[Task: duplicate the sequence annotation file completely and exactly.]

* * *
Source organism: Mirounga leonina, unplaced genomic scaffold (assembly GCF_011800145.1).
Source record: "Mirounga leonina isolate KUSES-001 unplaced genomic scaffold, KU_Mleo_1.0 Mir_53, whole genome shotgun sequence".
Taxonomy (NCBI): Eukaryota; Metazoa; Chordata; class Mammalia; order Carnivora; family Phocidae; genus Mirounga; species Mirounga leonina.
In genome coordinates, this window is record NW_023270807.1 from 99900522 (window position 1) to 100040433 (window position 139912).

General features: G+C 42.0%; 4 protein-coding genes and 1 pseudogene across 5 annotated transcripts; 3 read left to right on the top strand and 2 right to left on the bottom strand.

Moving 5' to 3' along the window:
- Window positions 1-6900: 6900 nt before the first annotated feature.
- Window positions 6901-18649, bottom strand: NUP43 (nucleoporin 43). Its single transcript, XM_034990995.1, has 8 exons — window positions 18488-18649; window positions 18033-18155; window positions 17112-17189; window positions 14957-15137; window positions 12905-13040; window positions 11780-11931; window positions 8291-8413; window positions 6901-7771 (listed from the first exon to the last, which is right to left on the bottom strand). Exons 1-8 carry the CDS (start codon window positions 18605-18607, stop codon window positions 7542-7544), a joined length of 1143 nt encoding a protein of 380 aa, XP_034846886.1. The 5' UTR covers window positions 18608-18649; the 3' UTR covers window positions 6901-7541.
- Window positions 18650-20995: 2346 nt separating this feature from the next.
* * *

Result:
Source organism: Mirounga leonina, unplaced genomic scaffold (assembly GCF_011800145.1).
Source record: "Mirounga leonina isolate KUSES-001 unplaced genomic scaffold, KU_Mleo_1.0 Mir_53, whole genome shotgun sequence".
Taxonomy (NCBI): Eukaryota; Metazoa; Chordata; class Mammalia; order Carnivora; family Phocidae; genus Mirounga; species Mirounga leonina.
In genome coordinates, this window is record NW_023270807.1 from 99900522 (window position 1) to 100040433 (window position 139912).

General features: G+C 42.0%; 4 protein-coding genes and 1 pseudogene across 5 annotated transcripts; 3 read left to right on the top strand and 2 right to left on the bottom strand.

Moving 5' to 3' along the window:
- Window positions 1-6900: 6900 nt before the first annotated feature.
- Window positions 6901-18649, bottom strand: NUP43 (nucleoporin 43). Its single transcript, XM_034990995.1, has 8 exons — window positions 18488-18649; window positions 18033-18155; window positions 17112-17189; window positions 14957-15137; window positions 12905-13040; window positions 11780-11931; window positions 8291-8413; window positions 6901-7771 (listed from the first exon to the last, which is right to left on the bottom strand). Exons 1-8 carry the CDS (start codon window positions 18605-18607, stop codon window positions 7542-7544), a joined length of 1143 nt encoding a protein of 380 aa, XP_034846886.1. The 5' UTR covers window positions 18608-18649; the 3' UTR covers window positions 6901-7541.
- Window positions 18650-20995: 2346 nt separating this feature from the next.